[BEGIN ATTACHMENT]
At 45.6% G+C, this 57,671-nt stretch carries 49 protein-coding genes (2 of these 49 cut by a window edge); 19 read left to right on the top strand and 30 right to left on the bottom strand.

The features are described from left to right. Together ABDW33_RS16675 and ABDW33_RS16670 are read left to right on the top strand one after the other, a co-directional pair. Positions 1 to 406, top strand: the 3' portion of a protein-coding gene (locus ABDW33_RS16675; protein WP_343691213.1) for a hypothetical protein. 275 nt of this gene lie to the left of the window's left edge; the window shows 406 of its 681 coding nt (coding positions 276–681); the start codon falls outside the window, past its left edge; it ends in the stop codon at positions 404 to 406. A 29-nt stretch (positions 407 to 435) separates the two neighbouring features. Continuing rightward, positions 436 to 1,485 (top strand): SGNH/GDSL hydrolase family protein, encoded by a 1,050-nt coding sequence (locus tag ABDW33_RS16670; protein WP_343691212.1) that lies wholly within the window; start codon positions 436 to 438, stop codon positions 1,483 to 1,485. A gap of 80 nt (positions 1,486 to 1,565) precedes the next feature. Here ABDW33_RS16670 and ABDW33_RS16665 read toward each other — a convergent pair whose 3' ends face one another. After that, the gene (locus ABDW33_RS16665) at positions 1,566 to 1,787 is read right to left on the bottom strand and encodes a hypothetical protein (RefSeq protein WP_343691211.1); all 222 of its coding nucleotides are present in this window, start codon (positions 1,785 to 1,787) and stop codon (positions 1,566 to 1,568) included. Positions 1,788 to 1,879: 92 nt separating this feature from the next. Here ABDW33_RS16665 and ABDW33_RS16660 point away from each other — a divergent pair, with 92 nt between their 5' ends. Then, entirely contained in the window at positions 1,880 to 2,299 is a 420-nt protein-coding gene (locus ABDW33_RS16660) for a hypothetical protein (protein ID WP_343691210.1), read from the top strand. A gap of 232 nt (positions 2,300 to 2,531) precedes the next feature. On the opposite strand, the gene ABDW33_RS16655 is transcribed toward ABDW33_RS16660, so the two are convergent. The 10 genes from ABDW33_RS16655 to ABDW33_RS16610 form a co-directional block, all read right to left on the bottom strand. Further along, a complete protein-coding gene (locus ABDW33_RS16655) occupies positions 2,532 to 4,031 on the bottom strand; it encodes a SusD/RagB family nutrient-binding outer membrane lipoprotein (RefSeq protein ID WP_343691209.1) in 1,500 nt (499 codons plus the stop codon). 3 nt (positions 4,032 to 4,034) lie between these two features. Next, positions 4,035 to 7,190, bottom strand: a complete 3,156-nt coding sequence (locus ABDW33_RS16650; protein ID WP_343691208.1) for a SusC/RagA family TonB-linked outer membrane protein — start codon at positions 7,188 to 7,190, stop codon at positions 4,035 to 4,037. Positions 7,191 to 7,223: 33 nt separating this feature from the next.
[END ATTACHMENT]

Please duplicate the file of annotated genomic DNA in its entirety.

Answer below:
At 45.6% G+C, this 57,671-nt stretch carries 49 protein-coding genes (2 of these 49 cut by a window edge); 19 read left to right on the top strand and 30 right to left on the bottom strand.

The features are described from left to right. Together ABDW33_RS16675 and ABDW33_RS16670 are read left to right on the top strand one after the other, a co-directional pair. Positions 1 to 406, top strand: the 3' portion of a protein-coding gene (locus ABDW33_RS16675; protein WP_343691213.1) for a hypothetical protein. 275 nt of this gene lie to the left of the window's left edge; the window shows 406 of its 681 coding nt (coding positions 276–681); the start codon falls outside the window, past its left edge; it ends in the stop codon at positions 404 to 406. A 29-nt stretch (positions 407 to 435) separates the two neighbouring features. Continuing rightward, positions 436 to 1,485 (top strand): SGNH/GDSL hydrolase family protein, encoded by a 1,050-nt coding sequence (locus tag ABDW33_RS16670; protein WP_343691212.1) that lies wholly within the window; start codon positions 436 to 438, stop codon positions 1,483 to 1,485. A gap of 80 nt (positions 1,486 to 1,565) precedes the next feature. Here ABDW33_RS16670 and ABDW33_RS16665 read toward each other — a convergent pair whose 3' ends face one another. After that, the gene (locus ABDW33_RS16665) at positions 1,566 to 1,787 is read right to left on the bottom strand and encodes a hypothetical protein (RefSeq protein WP_343691211.1); all 222 of its coding nucleotides are present in this window, start codon (positions 1,785 to 1,787) and stop codon (positions 1,566 to 1,568) included. Positions 1,788 to 1,879: 92 nt separating this feature from the next. Here ABDW33_RS16665 and ABDW33_RS16660 point away from each other — a divergent pair, with 92 nt between their 5' ends. Then, entirely contained in the window at positions 1,880 to 2,299 is a 420-nt protein-coding gene (locus ABDW33_RS16660) for a hypothetical protein (protein ID WP_343691210.1), read from the top strand. A gap of 232 nt (positions 2,300 to 2,531) precedes the next feature. On the opposite strand, the gene ABDW33_RS16655 is transcribed toward ABDW33_RS16660, so the two are convergent. The 10 genes from ABDW33_RS16655 to ABDW33_RS16610 form a co-directional block, all read right to left on the bottom strand. Further along, a complete protein-coding gene (locus ABDW33_RS16655) occupies positions 2,532 to 4,031 on the bottom strand; it encodes a SusD/RagB family nutrient-binding outer membrane lipoprotein (RefSeq protein ID WP_343691209.1) in 1,500 nt (499 codons plus the stop codon). 3 nt (positions 4,032 to 4,034) lie between these two features. Next, positions 4,035 to 7,190, bottom strand: a complete 3,156-nt coding sequence (locus ABDW33_RS16650; protein ID WP_343691208.1) for a SusC/RagA family TonB-linked outer membrane protein — start codon at positions 7,188 to 7,190, stop codon at positions 4,035 to 4,037. Positions 7,191 to 7,223: 33 nt separating this feature from the next.